The Book Life

Evidence of Abandonment

April 3, 2011
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It feels like you left me.
It does feel, remarkably, like abandonment.
Abandonment, however, I am reminded,
can be tricky to prove. So can feelings.

The initial issue, obviously, is the standard of review:
objective or subjective? Will we be inviting the reasonable man
into our degenerate history? Or can my feelings count?

Your first line of defense, I’m willing to bet more than I have,
will be that you were never with with me in the first place:
You can’t abandon a place you’ve never been.
I’ll counter with evidence of all those times you walked out of bars with me,
all those mornings of not getting out of bed.
I’ll call the cashier at the vaguely organic grocery
to testify to your morning cigarette purchases, me at your side,
probably rolling my eyes. Also the kid working at the ice cream stand,
we went there more than once, and it’s likely he’ll remember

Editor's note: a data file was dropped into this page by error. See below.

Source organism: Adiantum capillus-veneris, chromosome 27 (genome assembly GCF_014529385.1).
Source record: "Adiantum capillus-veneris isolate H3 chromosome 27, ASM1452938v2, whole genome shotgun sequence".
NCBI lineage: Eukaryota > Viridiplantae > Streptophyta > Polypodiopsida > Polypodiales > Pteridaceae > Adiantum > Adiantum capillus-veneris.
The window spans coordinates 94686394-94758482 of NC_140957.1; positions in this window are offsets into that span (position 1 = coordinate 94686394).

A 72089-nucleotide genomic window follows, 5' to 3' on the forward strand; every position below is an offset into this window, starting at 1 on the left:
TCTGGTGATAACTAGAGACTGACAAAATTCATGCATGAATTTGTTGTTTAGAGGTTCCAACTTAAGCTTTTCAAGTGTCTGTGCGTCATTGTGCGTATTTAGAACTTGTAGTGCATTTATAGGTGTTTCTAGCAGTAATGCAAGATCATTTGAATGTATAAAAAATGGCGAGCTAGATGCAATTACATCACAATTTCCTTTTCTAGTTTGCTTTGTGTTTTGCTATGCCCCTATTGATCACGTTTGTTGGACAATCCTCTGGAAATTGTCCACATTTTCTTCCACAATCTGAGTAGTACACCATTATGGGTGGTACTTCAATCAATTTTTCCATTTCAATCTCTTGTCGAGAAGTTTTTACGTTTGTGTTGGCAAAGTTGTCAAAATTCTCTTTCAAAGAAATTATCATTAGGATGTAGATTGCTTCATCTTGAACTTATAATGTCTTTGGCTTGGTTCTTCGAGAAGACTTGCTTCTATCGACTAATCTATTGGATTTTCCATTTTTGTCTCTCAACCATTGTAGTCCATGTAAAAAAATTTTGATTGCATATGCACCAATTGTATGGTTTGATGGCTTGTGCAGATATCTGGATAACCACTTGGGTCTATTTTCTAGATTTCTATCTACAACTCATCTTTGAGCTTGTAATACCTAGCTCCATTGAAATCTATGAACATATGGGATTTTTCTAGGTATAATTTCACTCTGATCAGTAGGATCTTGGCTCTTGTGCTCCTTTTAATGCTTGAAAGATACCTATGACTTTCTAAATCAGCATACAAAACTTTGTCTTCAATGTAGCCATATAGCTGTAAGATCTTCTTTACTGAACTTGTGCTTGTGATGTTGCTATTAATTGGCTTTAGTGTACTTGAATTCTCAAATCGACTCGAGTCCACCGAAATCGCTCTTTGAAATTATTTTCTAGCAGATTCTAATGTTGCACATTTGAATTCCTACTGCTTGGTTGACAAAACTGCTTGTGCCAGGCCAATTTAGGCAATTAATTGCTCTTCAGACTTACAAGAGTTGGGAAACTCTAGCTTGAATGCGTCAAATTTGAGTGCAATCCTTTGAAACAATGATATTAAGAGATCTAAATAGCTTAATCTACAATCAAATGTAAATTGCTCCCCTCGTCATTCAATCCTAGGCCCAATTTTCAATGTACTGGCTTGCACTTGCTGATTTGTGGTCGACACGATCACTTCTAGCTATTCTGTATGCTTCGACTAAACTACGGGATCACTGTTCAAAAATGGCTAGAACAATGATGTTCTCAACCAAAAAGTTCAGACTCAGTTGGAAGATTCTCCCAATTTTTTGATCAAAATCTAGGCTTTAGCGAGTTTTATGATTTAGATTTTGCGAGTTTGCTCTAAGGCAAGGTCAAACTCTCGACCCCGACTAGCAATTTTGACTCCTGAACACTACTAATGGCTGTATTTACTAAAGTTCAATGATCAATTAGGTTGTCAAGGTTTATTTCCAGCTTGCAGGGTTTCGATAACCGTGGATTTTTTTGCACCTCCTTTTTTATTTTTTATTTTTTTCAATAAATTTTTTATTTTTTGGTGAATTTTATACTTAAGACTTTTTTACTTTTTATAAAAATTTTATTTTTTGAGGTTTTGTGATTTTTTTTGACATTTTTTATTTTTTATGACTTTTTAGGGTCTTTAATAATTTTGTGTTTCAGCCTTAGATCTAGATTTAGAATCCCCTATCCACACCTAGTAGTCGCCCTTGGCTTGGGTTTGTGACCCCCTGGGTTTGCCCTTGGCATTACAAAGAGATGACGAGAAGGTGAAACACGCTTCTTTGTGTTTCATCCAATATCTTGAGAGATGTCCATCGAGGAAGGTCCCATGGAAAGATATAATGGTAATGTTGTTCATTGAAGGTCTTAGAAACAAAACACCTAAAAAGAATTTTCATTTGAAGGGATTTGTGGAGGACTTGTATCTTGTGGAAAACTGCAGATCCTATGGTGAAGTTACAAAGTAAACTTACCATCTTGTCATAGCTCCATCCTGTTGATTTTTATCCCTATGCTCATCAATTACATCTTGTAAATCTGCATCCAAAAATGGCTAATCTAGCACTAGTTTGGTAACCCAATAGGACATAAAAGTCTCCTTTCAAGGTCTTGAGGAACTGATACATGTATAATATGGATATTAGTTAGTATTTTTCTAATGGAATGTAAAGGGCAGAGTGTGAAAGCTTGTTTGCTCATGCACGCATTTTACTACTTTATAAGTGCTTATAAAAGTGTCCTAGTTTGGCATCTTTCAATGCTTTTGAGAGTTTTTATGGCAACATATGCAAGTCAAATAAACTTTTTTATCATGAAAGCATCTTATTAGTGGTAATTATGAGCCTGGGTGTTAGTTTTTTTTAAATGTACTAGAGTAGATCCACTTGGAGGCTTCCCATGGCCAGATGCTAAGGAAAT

a twenty-ounce milkshake ordered at ten in the morning.
And my friends will agree: you were with me.
I expect your witnesses to to point to your many disclaimers.
The many times you made yourself clear:
“I don’t do relationships.”
There first will be an argument about that statement’s
inherent ambiguity, and whether it means anything at all;
I know a thing or two about interpretation.
There’s also a question of whether the introduction of the disclaimers
is estopped by your obvious behavior to the contrary
(on which I relied, to my definite detriment).
Which meant more: words or actions? An almost classic dilemma.

And the evidence of my feelings.
This is primarily a matter of courage.
Journal entries admitted as exhibits for all to see.
It will require admitting that I allowed myself
to be abandoned, and that I still care.
I also expect that many will call me an idiot for ending up here.
After all, there were disclaimers.
I don’t need to invite that kind of ridicule.

But I need you to acknowledge the abandonment-
without reference to those “disclaimers.”
I clearly didn’t believe them;
I’m not sure you did either. At least not always.
I feel abandoned. Just admit it,
and I can stop trying to prove it,
can stop saving these terrible hurt feelings
for some kind of future



April 3, 2011
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I’ve had mantras before. I’ve written poems about them.
Although admittedly the translation didn’t take
and the whole thing turned into an epigraph.
But that’s a little bit of the point, I think, to a mantra.
It should be shorter than a poem.
The other bit of the point is to say that I can do this,
the mantra thing. It’s familiar to me.
It’s supposed to be a tool.